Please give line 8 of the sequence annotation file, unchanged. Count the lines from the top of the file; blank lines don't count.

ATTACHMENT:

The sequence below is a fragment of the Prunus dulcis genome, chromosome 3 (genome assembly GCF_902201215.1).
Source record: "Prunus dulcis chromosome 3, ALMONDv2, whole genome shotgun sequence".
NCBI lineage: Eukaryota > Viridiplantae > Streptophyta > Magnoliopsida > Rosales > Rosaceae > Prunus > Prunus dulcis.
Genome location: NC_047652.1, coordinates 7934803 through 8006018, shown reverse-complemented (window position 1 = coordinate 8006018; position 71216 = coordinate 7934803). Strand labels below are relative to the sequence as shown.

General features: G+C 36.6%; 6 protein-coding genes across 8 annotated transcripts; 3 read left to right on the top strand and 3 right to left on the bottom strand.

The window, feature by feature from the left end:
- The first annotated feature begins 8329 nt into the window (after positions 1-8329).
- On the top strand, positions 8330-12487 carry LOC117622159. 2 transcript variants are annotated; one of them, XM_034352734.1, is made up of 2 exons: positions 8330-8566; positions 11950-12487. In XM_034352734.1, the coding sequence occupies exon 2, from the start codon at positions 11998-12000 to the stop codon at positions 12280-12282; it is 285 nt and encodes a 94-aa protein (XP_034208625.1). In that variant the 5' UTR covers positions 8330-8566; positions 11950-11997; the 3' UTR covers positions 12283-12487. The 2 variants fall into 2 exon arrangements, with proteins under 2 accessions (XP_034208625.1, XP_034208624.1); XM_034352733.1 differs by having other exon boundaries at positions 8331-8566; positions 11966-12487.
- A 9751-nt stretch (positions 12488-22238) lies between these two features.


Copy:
- On the top strand, positions 8330-12487 carry LOC117622159. 2 transcript variants are annotated; one of them, XM_034352734.1, is made up of 2 exons: positions 8330-8566; positions 11950-12487. In XM_034352734.1, the coding sequence occupies exon 2, from the start codon at positions 11998-12000 to the stop codon at positions 12280-12282; it is 285 nt and encodes a 94-aa protein (XP_034208625.1). In that variant the 5' UTR covers positions 8330-8566; positions 11950-11997; the 3' UTR covers positions 12283-12487. The 2 variants fall into 2 exon arrangements, with proteins under 2 accessions (XP_034208625.1, XP_034208624.1); XM_034352733.1 differs by having other exon boundaries at positions 8331-8566; positions 11966-12487.